The first card is aimed at protecting other cards in your hand from being discarded. The card text is “If you discard a card while this is in your hand, discard this card instead.” This kind of effect raises some difficult balance questions. On the one hand, it cannot be overstatted for its mana cost, because otherwise it would be overpowered for decks that don’t focus on discard mechanics, but if its stats are lacklustre then it doesn’t present the player with the interesting choice of whether to play it or keep it in one’s hand.

Ultimately it seemed like giving it a more specific use would be a better way to balance it. As a 6 mana 1/9 with taunt, it fills the role of dealing with the “board flood” style of decks quite well, and adds survivability against early-to-mid-game aggression, but it kind of sucks in other circumstances. It also fits with the theme of a servant willing to sacrifice himself (or herself). This should make for interesting choices in at least a few matchups. If you’re up against an aggro deck that might kill you on turn 7, you might have to drop this and risk discarding Jaraxxus later. Or if you’re in a really slow game versus a control Priest, then you might as well save it to protect your win conditions, since playing it risks great value from the likes of Cabal Shadow Priest or Potion of Madness.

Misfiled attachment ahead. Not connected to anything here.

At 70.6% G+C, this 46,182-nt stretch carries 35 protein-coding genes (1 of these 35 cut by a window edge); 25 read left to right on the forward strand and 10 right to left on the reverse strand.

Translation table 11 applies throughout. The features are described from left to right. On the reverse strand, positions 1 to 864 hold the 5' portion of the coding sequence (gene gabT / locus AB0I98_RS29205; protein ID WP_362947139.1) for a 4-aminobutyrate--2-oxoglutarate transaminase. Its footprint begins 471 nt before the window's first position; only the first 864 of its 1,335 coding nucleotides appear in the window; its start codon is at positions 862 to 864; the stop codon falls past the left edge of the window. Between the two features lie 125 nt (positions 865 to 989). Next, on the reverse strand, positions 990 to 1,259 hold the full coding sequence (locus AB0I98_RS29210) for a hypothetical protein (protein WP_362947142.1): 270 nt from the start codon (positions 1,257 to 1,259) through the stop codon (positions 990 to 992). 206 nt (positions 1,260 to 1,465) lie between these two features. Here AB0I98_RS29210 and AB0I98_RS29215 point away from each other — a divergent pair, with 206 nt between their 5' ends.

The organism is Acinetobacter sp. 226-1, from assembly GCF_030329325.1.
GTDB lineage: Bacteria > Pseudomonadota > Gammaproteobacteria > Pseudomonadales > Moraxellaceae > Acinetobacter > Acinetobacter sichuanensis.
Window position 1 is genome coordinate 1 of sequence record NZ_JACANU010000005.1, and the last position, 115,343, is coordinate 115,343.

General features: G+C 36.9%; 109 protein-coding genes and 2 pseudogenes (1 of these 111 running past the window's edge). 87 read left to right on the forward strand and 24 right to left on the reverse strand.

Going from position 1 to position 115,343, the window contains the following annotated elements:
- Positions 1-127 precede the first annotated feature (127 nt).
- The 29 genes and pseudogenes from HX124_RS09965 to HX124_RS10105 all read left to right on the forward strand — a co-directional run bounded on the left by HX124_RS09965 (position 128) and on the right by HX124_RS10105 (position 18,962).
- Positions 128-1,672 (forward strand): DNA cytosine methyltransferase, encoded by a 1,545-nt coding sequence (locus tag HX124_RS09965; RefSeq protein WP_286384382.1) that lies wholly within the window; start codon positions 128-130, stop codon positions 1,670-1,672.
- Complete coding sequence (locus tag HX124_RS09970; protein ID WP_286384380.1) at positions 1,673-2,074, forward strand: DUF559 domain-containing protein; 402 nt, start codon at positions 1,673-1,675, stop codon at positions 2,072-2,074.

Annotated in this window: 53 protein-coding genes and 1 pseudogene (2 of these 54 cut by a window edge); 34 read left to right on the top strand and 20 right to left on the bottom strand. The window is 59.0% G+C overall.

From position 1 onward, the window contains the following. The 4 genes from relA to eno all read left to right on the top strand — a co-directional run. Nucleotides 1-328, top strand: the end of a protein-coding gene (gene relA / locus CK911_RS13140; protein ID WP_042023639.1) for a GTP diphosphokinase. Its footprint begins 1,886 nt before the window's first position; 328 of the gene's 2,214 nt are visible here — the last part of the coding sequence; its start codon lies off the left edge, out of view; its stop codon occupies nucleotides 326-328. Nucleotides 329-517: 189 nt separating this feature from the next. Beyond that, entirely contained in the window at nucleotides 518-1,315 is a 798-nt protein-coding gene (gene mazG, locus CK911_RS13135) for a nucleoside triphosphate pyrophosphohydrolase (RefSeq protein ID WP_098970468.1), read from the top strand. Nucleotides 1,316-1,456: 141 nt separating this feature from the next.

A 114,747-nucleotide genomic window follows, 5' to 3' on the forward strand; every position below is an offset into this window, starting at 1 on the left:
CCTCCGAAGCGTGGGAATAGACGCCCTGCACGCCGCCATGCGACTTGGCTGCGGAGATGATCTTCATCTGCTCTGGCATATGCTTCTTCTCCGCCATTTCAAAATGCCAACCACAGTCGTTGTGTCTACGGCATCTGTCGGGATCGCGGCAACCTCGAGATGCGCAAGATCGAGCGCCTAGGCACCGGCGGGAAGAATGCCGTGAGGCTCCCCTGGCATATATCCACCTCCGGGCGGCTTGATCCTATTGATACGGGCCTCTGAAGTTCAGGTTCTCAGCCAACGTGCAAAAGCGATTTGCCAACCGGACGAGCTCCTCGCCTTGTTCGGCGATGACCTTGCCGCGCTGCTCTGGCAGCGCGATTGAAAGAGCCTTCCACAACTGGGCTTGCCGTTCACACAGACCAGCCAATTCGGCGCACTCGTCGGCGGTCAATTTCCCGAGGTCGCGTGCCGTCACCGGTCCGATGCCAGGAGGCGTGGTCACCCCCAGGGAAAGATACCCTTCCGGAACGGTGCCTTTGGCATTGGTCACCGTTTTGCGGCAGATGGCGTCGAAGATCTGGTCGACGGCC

Disposable Servant.png